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It gives the term skeleton key a whole new meaning: a prototype system from AT&T Labs that beams a unique vibration through a user’s bones to be picked up by a receiver in a door handle, automatically unlocking the door at the touch of the handle. Using piezoelectric transducers, the system could someday be embedded in smartphones or wristwatches to create doors that automatically unlock when the right person touches them and stay firmly dead-bolted when anyone else tries to gain entry.

In the future, in other words, you are your own set of keys. According to InnovationNewsDaily, the system works via frequencies that humans can’t feel but could hear in a very quiet room. These acoustic signals travel from one piezoelectric transducer through human bones much the way sound waves vibrate through the skull and inner ear to enable our sense of hearing. The vibration travels straight through the body including through the hand, which can impart the signal to anything it touches. Put another piezoelectric transducer in the door handle, and the door can identify the person touching the handle and grant entry appropriately.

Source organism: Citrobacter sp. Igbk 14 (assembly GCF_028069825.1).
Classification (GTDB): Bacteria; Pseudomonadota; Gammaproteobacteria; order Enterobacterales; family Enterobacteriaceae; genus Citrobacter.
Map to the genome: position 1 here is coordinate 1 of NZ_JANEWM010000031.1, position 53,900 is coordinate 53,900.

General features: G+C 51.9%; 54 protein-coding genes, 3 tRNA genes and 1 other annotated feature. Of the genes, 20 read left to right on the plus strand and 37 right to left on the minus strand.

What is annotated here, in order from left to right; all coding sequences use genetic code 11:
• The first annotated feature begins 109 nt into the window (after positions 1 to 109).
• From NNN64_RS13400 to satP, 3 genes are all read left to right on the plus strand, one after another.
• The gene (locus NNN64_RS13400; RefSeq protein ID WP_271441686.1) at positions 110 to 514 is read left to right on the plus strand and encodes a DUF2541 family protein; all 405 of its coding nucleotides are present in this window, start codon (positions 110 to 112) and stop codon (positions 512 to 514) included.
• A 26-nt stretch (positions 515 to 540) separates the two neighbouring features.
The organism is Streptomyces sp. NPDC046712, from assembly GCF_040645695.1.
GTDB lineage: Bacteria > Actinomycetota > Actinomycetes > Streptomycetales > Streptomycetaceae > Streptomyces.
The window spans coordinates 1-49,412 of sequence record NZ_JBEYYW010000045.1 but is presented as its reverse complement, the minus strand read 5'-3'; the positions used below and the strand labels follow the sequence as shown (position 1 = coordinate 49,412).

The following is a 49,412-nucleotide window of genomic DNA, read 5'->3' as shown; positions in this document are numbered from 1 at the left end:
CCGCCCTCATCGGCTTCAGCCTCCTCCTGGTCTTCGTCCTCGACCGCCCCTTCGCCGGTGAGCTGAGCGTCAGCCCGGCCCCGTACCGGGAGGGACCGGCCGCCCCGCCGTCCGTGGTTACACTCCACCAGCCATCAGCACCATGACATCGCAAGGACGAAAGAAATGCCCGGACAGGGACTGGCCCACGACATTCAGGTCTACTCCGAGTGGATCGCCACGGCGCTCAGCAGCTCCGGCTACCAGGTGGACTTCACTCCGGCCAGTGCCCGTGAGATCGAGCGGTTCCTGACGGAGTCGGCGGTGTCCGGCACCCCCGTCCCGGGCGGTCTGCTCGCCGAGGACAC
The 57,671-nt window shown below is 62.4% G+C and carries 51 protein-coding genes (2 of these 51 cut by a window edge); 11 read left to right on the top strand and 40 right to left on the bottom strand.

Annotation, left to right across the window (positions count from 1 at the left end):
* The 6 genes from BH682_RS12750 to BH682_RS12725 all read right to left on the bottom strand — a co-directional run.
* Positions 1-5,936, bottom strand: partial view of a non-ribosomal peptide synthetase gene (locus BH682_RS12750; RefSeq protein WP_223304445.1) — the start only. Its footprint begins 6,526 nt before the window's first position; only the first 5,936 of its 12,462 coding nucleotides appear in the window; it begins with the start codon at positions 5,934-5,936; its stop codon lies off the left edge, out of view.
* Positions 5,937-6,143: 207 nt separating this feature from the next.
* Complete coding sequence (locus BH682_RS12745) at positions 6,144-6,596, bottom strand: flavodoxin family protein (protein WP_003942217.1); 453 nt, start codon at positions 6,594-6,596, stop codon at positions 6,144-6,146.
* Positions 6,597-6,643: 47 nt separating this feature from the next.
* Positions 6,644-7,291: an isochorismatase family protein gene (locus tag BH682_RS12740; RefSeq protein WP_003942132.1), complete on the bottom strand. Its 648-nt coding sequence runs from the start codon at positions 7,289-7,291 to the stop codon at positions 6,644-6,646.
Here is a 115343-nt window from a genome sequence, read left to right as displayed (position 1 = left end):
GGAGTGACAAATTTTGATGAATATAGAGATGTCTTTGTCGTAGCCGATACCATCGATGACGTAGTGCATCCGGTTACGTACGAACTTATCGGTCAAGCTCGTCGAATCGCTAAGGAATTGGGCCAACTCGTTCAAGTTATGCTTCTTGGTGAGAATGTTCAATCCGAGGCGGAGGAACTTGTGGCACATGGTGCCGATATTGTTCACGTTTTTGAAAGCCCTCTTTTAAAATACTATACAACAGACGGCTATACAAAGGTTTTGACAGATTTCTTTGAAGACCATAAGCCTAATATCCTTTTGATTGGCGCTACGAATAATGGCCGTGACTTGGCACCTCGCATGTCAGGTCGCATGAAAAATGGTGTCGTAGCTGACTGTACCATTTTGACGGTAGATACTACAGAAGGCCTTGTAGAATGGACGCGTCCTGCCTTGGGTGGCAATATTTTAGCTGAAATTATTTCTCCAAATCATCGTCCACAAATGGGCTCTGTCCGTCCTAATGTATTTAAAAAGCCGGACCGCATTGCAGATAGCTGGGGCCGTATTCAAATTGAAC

But it’s not just the raw acoustic signal that the door is analyzing. The brains behind this prototype key have found that different skeletons–different bone densities and lengths, etc.–degrade the acoustic signals in different ways. That means that in future iterations of their system, only the right combination of signal and skeleton would open the door. In other words, someone couldn’t just steal your phone and use it to open your car door or your apartment–without your unique skeletal fingerprint added to the signal, the door would remain closed. And it might text or email you to let you know someone tried to gain entry without the right key.

All that is pretty neat, especially considering that the applications for this wouldn’t have to stop at door locks. Other individual-specific implements could be rigged to recognize different people, so a car shared by a family could automatically adjust the driver’s seat and mirrors when a new person stepped into the car, or a computer could switch to the right parental settings depending on whether Dad or Junior is touching the keyboard. More about this over at InnovationNewsDaily.